Further increases in military spending are planned, notably in equipment, research and development (R&D) and support for the arms and military services industry over the period 2011–20, with plans to replace the majority of Russia’s mostly Soviet-era military equipment with modern weaponry by 2020.

Mr roT said...

Tecs, as usual, misses the gist:
This is just part of the modernization of the Armed Force. Russia's leaders will spend a total of $625 billion (20 trillion rubles) on new weapons by 2020.

Just to keep this amount in perspective it is less than what the United States spends on defense in just one fiscal year ($708 billion in 2011, $668 billion in 2010).

Can I quit quaking yet, Tecs? RiF.

Mr roT said...

[...] overtaking the UK and France.

Oh shit! Our allies!!

Tecumseh said...

Herr Rott, Herr Rott (said in a heavy Rooskie accent). You argue at about the same level of logic as DWS (Debbie Wasserman Schultz).

Of course, the $625 billion figure refers to military procurement ( new weapons, in simple English) that Putin has pledged for the Red Army. The $668 billion figure (actually, it's $683.7 billion, to be precise) refers to the total US defense budget for FY 2010 (that includes pay, benefits, operations, maintenance, the works). The actual procurement budget for that year was $140.1 billion--a drop of 1.8% compared with 2009.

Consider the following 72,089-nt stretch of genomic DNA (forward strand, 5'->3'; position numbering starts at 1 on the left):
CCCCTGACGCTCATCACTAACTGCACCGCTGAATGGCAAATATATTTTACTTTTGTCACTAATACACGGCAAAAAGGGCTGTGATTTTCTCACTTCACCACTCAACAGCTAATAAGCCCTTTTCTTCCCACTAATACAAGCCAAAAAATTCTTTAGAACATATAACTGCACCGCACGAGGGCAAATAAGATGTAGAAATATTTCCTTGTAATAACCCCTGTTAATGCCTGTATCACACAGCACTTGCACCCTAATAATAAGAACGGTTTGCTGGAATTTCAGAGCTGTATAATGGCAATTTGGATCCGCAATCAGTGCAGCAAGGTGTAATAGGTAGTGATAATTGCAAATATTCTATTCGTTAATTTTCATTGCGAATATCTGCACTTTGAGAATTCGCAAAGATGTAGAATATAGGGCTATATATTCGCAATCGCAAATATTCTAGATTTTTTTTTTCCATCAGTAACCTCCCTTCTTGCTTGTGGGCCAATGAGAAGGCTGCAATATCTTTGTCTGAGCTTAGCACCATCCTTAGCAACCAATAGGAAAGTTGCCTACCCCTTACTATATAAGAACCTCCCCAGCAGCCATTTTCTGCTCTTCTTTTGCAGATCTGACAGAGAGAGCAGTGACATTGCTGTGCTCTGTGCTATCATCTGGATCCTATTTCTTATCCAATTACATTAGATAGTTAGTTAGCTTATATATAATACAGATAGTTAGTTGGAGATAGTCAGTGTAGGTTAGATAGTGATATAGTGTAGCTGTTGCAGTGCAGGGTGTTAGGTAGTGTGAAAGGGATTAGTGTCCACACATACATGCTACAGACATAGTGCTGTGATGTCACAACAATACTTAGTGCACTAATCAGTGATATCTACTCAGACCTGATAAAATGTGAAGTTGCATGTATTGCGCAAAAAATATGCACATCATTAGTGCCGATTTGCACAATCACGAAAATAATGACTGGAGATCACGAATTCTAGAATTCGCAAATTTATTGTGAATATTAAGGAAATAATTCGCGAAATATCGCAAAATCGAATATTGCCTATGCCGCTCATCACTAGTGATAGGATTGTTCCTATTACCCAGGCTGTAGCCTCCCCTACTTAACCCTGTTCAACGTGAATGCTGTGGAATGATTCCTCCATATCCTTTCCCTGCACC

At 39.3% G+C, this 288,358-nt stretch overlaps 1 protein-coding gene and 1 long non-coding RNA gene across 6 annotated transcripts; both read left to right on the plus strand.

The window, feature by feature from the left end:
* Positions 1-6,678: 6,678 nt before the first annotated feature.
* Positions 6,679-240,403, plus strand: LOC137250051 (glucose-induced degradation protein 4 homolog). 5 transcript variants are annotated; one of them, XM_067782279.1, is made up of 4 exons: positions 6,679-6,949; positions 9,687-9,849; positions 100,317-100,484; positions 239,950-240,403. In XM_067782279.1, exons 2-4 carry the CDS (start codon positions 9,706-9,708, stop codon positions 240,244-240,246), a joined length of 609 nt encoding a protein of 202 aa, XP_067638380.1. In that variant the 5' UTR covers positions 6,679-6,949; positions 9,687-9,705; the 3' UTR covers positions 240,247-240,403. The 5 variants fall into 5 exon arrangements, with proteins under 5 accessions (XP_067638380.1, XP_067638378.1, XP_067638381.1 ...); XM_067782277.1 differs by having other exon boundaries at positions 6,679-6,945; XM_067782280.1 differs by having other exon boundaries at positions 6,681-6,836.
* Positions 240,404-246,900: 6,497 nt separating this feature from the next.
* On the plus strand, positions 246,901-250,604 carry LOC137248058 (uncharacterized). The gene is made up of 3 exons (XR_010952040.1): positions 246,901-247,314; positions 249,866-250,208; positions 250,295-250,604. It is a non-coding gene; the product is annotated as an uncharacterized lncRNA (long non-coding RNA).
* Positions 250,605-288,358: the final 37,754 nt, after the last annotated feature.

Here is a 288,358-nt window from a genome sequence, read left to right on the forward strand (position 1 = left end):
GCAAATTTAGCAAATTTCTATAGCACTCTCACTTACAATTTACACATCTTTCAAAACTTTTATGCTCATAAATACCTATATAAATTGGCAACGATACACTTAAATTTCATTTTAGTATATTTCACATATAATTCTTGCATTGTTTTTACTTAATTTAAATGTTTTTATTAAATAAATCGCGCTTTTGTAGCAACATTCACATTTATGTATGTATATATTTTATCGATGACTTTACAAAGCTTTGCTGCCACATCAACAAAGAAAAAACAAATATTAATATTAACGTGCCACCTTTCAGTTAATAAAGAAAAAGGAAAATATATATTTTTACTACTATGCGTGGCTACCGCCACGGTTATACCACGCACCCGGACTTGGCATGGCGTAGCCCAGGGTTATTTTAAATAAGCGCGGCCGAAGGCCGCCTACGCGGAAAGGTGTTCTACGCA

What's more, the trend is down--way down. There are $487 billion in cuts to the overall budget over the next 10 years, already passed. And now there may well be another $500 billion in automatic cuts if nothing is done by January. And a big, big chunk of these overall cuts will be in the area of procurement, you can be sure of that.

But hey, that's just numbers. Who needs numbers, when you can talk like DWS?

Finally, I've only mentioned Russia. Then, there is China. And Iran. And NK. And various stuff happening in the Mideast. But why worry, when we can happily swill ouzo, and make fun of the French army, instead?

Mr roT said...

An ad hominem, followed by a bit of obfuscation that would not fool a blind cat, and wrapping up with a change of subject, replacing the dealt-with idea of military spending with its derivative, assumed constant for all time, apparently.
Tecs, did you go to Harvard, UC Berkeley, or NYU? All of the aforementioned? Your training in critical thinking seems as if it were confined to wooing gullible females with pinko parents. Did your profs at least teach you to go for the rich ones?

Tecumseh said...

More hard numbers (as opposed to, you know, feelings):

The new U.S. Air Force 2013 budget proposal trims the service’s spending to $154.3 billion, down from $162.5 billion the year before.

Procurement is being slashed by some $3 billion while research and development spending is cut by $500 million.

PDE's are too hard, man! You should try CDs, for a change. Here's one more piece of data:

Change in Spending FY2012-FY2013: Total DoD O&M Procurement RDT&E MILPERS MILCON
-4.94% -3.96% -10.01% -3.13% -2.57% -15.79%

Change in Spending FY2011-FY2012: Total DoD O&M Procurement RDT&E MILPERS MILCON
-6.01% -3.72% -8.28% -11.13% -2.34% -34.37%

See all those minus signs in front of the percentages for procurement and R&D? Could they signify something?

Mr roT said...

Guts, not lame stats and CDs